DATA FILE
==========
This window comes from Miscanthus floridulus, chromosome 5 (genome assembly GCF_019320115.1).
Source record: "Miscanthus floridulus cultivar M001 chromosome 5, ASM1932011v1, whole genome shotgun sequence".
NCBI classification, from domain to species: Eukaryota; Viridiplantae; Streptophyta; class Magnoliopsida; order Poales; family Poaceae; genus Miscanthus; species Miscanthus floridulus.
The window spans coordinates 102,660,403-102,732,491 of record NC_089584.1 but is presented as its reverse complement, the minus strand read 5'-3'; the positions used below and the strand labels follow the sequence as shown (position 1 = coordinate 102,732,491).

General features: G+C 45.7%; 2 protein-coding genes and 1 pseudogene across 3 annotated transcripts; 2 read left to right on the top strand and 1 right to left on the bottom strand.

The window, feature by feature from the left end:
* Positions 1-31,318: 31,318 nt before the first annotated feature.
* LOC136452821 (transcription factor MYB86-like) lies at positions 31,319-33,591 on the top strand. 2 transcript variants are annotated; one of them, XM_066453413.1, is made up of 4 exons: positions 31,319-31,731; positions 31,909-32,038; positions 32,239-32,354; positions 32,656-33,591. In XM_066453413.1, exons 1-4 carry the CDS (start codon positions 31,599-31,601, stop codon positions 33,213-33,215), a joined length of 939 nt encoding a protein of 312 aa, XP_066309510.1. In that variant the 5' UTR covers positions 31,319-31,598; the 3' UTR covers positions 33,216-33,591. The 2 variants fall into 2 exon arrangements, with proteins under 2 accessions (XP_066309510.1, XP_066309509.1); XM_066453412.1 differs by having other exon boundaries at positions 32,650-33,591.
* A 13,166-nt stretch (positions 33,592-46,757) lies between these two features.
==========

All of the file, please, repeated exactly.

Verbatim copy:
This window comes from Miscanthus floridulus, chromosome 5 (genome assembly GCF_019320115.1).
Source record: "Miscanthus floridulus cultivar M001 chromosome 5, ASM1932011v1, whole genome shotgun sequence".
NCBI classification, from domain to species: Eukaryota; Viridiplantae; Streptophyta; class Magnoliopsida; order Poales; family Poaceae; genus Miscanthus; species Miscanthus floridulus.
The window spans coordinates 102,660,403-102,732,491 of record NC_089584.1 but is presented as its reverse complement, the minus strand read 5'-3'; the positions used below and the strand labels follow the sequence as shown (position 1 = coordinate 102,732,491).

General features: G+C 45.7%; 2 protein-coding genes and 1 pseudogene across 3 annotated transcripts; 2 read left to right on the top strand and 1 right to left on the bottom strand.

The window, feature by feature from the left end:
* Positions 1-31,318: 31,318 nt before the first annotated feature.
* LOC136452821 (transcription factor MYB86-like) lies at positions 31,319-33,591 on the top strand. 2 transcript variants are annotated; one of them, XM_066453413.1, is made up of 4 exons: positions 31,319-31,731; positions 31,909-32,038; positions 32,239-32,354; positions 32,656-33,591. In XM_066453413.1, exons 1-4 carry the CDS (start codon positions 31,599-31,601, stop codon positions 33,213-33,215), a joined length of 939 nt encoding a protein of 312 aa, XP_066309510.1. In that variant the 5' UTR covers positions 31,319-31,598; the 3' UTR covers positions 33,216-33,591. The 2 variants fall into 2 exon arrangements, with proteins under 2 accessions (XP_066309510.1, XP_066309509.1); XM_066453412.1 differs by having other exon boundaries at positions 32,650-33,591.
* A 13,166-nt stretch (positions 33,592-46,757) lies between these two features.